92. Grente, J. & Berthelay-Sauret, S. in Proceedings of the American Chestnut Symposium, (eds MacDonald, W. L., Cech, F. C., Luchok, J. & Smith, C.) 30-34 (West Virginia University, Morgantown, 1978) , .
    • . . . The French Ministry of Agriculture employed hypovirulent C. parasitica strains, first identified in Italy in the 1950's (Ref. 91), in a large biocontrol programme during the 1960's and 1970's (Ref. 92) — long before Day and co-workers reported the isolation of viral-like dsRNAs from a hypovirulent C. parasitica isolate93 . . .
  93. Day, P. R., Dodds, J. A., Elliston, J. E., Jaynes, R. A., & Anagnostakis, S. L. Double-stranded RNA in Endothia parasitica. Phytopathology 68, 1391-1396 , (1977) .
    • . . . The French Ministry of Agriculture employed hypovirulent C. parasitica strains, first identified in Italy in the 1950's (Ref. 91), in a large biocontrol programme during the 1960's and 1970's (Ref. 92) — long before Day and co-workers reported the isolation of viral-like dsRNAs from a hypovirulent C. parasitica isolate93 . . .
  94. Heiniger, U., & Rigling, D. Biological control of chestnut blight in Europe. Annu. Rev. Phytopathol. 32, 581-599.Excellent review of the history and current picture of chestnut blight and hypovirulence in Europe , (1994) .
    • . . . Hypovirulence continues to be used for the control of chestnut blight in European chestnut orchards and has been credited with reducing the severity and extent of the chestnut blight epidemic as a result of natural spread through European chestnut coppice forests (see Ref. 94 for an extensive review) . . .
    • . . . Contributing factors include barriers to cytoplasmic hypovirus transmission owing to an abundance of vegetative compatibility (vc) types in North America, and the phenotypic characteristics of the hypoviruses that have been used for most attempts at biocontrol (reviewed in Refs 75, 94, 96, 98). . . .
  95. Griffin, G. J. Chestnut blight and its control. Hortic. Rev. 8, 291-336 , (1986) .
    • . . . Efforts to establish effective biocontrol in North American forest ecosystems by the artificial introduction of hypovirulent C. parasitica strains have so far been unsuccessful2, 95, 96 . . .
  96. MacDonald, W. L. & Fulbright, D. W. Biological control of chestnut blight: use and limitation of transmissible hypovirulence. Plant Dis. 75, 656-661.This review provides an excellent perspective on the importance of balancing the effects of hypovirus infection on ecological fitness and virulence attenuation for successful hypovirulence-mediated biological control , (1991) .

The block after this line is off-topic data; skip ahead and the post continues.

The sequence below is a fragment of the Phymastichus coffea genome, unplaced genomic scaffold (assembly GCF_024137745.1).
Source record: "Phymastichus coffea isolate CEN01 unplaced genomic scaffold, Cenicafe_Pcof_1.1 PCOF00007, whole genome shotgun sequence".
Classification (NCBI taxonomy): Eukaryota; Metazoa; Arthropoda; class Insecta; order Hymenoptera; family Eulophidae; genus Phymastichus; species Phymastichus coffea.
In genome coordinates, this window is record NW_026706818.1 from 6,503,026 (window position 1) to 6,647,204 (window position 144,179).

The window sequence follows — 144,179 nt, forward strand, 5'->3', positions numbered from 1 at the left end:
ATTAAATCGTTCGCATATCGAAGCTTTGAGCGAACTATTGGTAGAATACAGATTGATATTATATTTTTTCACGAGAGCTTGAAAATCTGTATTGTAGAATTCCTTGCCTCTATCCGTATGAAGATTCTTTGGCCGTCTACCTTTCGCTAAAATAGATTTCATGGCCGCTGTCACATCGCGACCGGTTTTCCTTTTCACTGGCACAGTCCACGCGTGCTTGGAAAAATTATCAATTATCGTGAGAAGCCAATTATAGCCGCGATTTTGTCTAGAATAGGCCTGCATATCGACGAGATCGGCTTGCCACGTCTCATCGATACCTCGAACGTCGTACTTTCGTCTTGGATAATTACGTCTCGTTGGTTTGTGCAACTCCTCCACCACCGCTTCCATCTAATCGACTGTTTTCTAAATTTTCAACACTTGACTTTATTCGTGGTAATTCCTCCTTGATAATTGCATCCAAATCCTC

• . . . Efforts to establish effective biocontrol in North American forest ecosystems by the artificial introduction of hypovirulent C. parasitica strains have so far been unsuccessful2, 95, 96 . . .
    • . . . Naturally occurring hypovirulence does, however, contribute to chestnut tree survival in the state of Michigan, a region outside the natural range of the American Chestnut96, 97 . . .
    • . . . Contributing factors include barriers to cytoplasmic hypovirus transmission owing to an abundance of vegetative compatibility (vc) types in North America, and the phenotypic characteristics of the hypoviruses that have been used for most attempts at biocontrol (reviewed in Refs 75, 94, 96, 98). . . .
    • . . . As noted by MacDonald and Fulbright96, CHV1-EP713, similar to most hypoviruses that have been used for biocontrol efforts in North America, is predicted to perform poorly as a biocontrol agent because it severely reduces the ability of the fungal host to colonize, expand and produce asexual spores on chestnut tissue . . .
  97. Fulbright, D. W., Weidlich, W. H., Haufler, Z., Thomas, C. S. & Paul, C. P. Chestnut blight and recovering American chestnut trees in Michigan. Can. J. Bot. 61, 3144-3171 , (1983) .
    • . . . Naturally occurring hypovirulence does, however, contribute to chestnut tree survival in the state of Michigan, a region outside the natural range of the American Chestnut96, 97 . . .
  98. Milgroom, M. G. & Cortesi, P. Biological control of chestnut blight with hypovirulence: a critical analysis. Annu. Rev. Phytopathol. 42, 311-338.Recent critical assessment of the effectiveness of hypovirulence in the management of chestnut blight , (2004) .
    • . . . A recent review by Milgroom and Cortesi98 critically assessed the effectiveness of hypovirulence in the management of chestnut blight. . . .
    • . . . Contributing factors include barriers to cytoplasmic hypovirus transmission owing to an abundance of vegetative compatibility (vc) types in North America, and the phenotypic characteristics of the hypoviruses that have been used for most attempts at biocontrol (reviewed in Refs 75, 94, 96, 98). . . .
    • . . . Although vegetative incompatibility presents barriers to hypovirus transmission, several recent examples of discrepancies in results observed for virus transmission in the laboratory and the field98 indicate that vegetative incompatibility might be less important in inhibiting virus transmission in natural C. parasitica populations than predicted by laboratory studies . . .
    • . . . Factors that reduce the rate of expansion of a chestnut blight epidemic, such as the lower blight susceptibility of the European chestnut, increase the probability of hypovirus transmission through the fungal population98, 111 . . .
  99. Cortesi, P. & Milgroom, M. G. Genetics of vegetative incompatibility in Cryphonectria parasitica. Appl. Environ. Microbiol. 64, 2988-2994 , (1998) .
    • . . . The VEGETATIVE INCOMPATIBILITY system in C. parasitica is controlled by at least six vic loci, each consisting of two alleles99 . . .
    • . . . Fungal strains with identical alleles at all (or most) of the vic loci99 readily anastomose, allowing virus transmission (Fig. 1) . . .